Monday, January 21, 2008

Image(s) of Gender in the Future

Photo by Lewis W. Hine (1908).
My first assignment for a Transcending Gender class was to find an image that represents Gender in the Future. About halfway though the assignment, I realized it might make a pretty good blog, too.
If I am absolutely and utterly forced to pick only a single image, it ought to be the image above by Lewis Hine of seafood workers in Dunbar, Louisiana during the 1900s. While clearly historical, this image is to me the most accurate (ironic?) depiction of the future of gender.
Despite women accounting for over 47% of the US labor force, issues of childcare are still regularly perceived as a woman’s issue (as opposed to a parenting issue, or simply, an issue). I predict the future of gender will look much as it always has, with women bearing the responsibility for both the productive and reproductive needs of a society.
I find it impossible to pick only one image to depict the future of gender, however. Gender is so loaded; it is fluid in places, sticky in others, it is highly individualized and yet it is also completely culturally prescribed, it is young, old, male, female, everything that is neither and both—
Instead of a single image of Gender in the Future I propose a series of images, depicting respectively the ideal, the immediate, and the probable.

I would like to believe that gender roles in the future will become more mutable, more fluid, with less emphasis on opposing and gendered characteristics and more emphasis on personal characteristics, something that might be represented with the image above from April77's 2007 women's clothing line. The model is almost entirely androgynous- the only indications of gender are the slim profile and painted lips. Free from the constraints of polarized gender characteristics we are allowed to examine our lives as people, and not merely as women or as men.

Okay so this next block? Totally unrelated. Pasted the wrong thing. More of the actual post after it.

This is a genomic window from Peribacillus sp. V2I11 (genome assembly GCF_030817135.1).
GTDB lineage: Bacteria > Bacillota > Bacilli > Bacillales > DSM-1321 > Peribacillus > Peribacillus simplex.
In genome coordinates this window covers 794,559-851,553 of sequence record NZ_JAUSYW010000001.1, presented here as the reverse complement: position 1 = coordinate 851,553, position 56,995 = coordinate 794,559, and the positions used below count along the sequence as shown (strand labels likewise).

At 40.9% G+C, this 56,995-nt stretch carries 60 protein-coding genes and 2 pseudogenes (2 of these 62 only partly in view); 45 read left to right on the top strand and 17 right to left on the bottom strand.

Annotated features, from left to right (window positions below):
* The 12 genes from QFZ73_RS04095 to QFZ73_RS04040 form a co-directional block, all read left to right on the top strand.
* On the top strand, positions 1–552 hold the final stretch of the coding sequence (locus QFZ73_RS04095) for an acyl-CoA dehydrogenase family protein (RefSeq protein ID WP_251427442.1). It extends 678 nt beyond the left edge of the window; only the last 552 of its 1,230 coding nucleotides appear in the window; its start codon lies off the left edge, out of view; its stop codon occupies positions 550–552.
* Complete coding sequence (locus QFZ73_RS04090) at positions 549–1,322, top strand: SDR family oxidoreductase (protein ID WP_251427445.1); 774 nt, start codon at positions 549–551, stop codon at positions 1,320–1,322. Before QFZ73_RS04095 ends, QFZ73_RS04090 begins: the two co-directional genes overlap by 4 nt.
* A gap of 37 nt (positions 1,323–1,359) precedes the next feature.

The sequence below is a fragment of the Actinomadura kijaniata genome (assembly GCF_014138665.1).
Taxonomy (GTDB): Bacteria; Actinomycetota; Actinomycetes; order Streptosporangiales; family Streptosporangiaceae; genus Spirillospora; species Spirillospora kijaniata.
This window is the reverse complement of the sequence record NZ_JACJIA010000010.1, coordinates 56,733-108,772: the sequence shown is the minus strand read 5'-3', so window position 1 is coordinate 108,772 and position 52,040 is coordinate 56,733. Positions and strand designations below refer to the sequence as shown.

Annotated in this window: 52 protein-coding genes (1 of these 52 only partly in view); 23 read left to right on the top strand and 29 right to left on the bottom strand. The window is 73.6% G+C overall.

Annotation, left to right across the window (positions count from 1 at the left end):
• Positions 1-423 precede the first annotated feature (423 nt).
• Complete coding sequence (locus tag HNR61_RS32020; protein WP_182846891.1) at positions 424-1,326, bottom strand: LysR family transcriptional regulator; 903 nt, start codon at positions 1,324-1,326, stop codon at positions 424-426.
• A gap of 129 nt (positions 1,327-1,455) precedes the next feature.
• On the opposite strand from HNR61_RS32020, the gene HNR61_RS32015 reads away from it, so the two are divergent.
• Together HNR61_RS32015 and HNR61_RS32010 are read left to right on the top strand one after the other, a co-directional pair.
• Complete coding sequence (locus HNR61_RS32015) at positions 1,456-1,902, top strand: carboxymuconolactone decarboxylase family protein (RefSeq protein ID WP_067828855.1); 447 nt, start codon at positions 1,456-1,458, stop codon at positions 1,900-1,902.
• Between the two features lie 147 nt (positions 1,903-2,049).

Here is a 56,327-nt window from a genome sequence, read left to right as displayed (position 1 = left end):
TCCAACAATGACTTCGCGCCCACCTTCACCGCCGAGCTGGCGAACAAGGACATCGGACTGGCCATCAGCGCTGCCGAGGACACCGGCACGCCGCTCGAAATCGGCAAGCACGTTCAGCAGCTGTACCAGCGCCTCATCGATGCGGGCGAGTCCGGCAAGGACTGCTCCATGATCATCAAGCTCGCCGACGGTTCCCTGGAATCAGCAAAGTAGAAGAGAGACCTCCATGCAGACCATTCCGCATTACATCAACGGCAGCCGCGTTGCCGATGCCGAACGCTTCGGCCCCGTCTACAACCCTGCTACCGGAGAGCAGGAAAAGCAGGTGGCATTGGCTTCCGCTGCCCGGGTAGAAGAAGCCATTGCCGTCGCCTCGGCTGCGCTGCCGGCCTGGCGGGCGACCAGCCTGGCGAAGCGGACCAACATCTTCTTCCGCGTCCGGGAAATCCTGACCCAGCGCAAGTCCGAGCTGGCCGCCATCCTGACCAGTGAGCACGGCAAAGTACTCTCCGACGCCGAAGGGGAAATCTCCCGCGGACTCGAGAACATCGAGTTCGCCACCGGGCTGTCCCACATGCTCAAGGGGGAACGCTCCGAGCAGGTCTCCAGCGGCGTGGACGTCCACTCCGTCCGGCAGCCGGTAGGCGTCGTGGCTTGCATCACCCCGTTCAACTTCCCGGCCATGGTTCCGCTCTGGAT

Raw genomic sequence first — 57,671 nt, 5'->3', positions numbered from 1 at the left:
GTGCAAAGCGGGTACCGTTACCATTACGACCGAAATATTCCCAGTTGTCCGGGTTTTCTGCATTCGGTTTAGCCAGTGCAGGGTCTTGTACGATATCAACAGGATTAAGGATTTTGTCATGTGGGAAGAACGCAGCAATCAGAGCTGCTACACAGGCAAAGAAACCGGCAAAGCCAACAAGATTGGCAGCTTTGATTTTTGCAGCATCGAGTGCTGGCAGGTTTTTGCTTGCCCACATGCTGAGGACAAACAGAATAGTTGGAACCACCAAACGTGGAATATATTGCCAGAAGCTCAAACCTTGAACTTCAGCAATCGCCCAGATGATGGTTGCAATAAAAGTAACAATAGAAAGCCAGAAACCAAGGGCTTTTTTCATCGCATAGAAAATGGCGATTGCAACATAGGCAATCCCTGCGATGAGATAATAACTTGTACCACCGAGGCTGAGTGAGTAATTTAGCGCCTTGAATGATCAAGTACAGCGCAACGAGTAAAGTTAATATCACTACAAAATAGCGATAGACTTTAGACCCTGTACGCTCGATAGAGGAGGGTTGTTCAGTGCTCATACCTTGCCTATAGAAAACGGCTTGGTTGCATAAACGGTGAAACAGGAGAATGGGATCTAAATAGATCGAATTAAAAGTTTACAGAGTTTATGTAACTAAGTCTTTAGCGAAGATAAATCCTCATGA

However, despite my own desire for an androgynously gendered future I think it is more likely that images of consumption will better depict the reality of gender in the future. This photo is from Marc Jacobs, a designer I watch for his astoundingly sexist advertisements (for your edification the legs belong to Victoria Beckham, also known as Posh Spice). This image represents the immediate future of gender- that sexuality, femininity, and masculinity, are defined by what we buy. Not only is gender commodified, but it manages to lower women’s status in the process, reducing the whole female body to certain parts, metaphorically and literally minimizing the focus on the whole woman to her more ‘desirable’ aspects.
Yet even this image of Posh Spice’s legs is lacking, failing to account for the majority of lived experience because it sells images of gender and sexuality to only those who can afford it. The majority of humans will find gender in the future more like these next two images, by photo-essayist Jan Sochor:

The most probable images of the future of gender to me show that women and men both actively play part in economic activities, each toiling in their roles as servant and soldier. The ubiquitous phallic symbol of army rifle clutched to the bosom of a stoic and uniformed solider is in perfect juxtaposition to the equally stoic and supplicant female mine worker. Male will be defined in opposition to female, solider to supplicant. Both male and female must toil, each chained to their own gender role, each too busy with work to have time to question or deconstruct dominate gender roles. These images of the male solider and female mine worker are to me the status quo of gender, and even recognizing the constant and infinite fluidities of culture and identity, the most likely images of gender in the future.

1 comment:

GraceArtemis said...

What an interesting post! I think I'm more hopeful about the gender thing, I think we are slowly learning to see shades of grey. But it takes time and effort. I have read somewhere that you spend the first 13 years of your life learning "proper" gender roles and then the rest of your life trying to unlearn everything... I'm not sure if that's a real quote but it's an interesting thought.